(Reuters) – U.S. President Donald Trump signed two executive orders on Tuesday to move forward with construction of the controversial Keystone XL and Dakota Access oil pipelines, rolling back key Obama administration environmental policies in favor of expanding energy infrastructure.
While oil producers in Canada and North Dakota are expected to benefit from a quicker route for crude oil to U.S. Gulf Coast refiners, a revival of the projects would mark a bitter defeat for Native American tribes and climate activists, who vowed to fight the decisions through legal action.
Trump campaigned on promises to increase domestic energy production and before taking office indicated he supported completion of the Dakota pipeline and re-starting the C$8 billion ($6.1 billion) Keystone XL project, which was rejected in 2015 by then-President Barack Obama.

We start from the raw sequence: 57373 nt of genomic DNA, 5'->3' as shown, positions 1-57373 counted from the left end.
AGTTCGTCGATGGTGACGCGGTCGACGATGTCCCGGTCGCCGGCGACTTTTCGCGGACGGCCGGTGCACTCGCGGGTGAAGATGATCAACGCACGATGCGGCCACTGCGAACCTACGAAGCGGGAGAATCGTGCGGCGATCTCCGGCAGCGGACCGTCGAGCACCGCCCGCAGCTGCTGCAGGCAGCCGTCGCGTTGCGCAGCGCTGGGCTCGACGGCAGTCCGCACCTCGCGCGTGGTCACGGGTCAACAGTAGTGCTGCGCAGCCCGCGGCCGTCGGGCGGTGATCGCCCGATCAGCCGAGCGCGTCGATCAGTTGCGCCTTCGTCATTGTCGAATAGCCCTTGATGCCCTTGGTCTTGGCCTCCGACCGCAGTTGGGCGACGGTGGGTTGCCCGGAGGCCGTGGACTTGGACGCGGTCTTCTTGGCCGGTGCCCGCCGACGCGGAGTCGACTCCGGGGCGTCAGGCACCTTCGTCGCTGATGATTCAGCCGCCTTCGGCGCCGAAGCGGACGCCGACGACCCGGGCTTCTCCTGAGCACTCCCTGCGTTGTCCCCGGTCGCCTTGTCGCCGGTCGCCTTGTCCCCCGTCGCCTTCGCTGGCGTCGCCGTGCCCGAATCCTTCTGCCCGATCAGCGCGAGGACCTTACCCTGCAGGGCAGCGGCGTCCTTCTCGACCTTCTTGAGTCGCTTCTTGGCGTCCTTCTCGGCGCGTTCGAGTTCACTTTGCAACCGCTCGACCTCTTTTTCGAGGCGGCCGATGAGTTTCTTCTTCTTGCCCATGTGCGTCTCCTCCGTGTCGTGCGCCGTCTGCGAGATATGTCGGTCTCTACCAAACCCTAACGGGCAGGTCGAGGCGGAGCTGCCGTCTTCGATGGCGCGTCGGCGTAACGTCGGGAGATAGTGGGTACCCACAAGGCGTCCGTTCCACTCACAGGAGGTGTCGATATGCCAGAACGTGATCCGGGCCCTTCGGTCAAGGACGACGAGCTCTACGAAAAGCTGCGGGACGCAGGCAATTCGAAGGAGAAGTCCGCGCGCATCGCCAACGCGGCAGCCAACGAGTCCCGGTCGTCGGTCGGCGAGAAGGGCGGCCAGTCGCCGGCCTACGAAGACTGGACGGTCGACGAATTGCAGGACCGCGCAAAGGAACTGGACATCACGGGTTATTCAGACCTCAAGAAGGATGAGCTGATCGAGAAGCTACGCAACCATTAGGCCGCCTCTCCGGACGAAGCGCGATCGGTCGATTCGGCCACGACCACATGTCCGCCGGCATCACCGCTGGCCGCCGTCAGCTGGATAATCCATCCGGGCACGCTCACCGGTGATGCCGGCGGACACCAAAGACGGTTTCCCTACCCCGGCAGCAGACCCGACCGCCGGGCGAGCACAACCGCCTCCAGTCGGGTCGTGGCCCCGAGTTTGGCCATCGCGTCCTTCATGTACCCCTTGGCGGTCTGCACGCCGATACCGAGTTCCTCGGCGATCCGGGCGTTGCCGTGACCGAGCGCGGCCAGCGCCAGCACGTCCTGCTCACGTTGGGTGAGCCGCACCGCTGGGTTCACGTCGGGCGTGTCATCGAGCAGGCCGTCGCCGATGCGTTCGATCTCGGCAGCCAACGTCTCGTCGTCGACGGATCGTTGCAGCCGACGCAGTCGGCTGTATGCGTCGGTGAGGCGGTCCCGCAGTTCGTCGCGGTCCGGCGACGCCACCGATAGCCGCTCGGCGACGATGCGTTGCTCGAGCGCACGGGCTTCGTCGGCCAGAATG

Protesters had rallied for months against plans to route the $3.8 billion Dakota Access Pipeline beneath a lake near the Standing Rock Sioux reservation, saying it threatened water resources and sacred Native American sites.
It is not yet clear how exactly the orders will move the projects forward.
The North Dakota Petroleum Council, the trade group for the state’s oil producers who are relying on Dakota Access to expand their crude transport options, cheered Trump’s order.
“We think this is a great step forward for energy security in America,” said Ron Ness, the council’s president.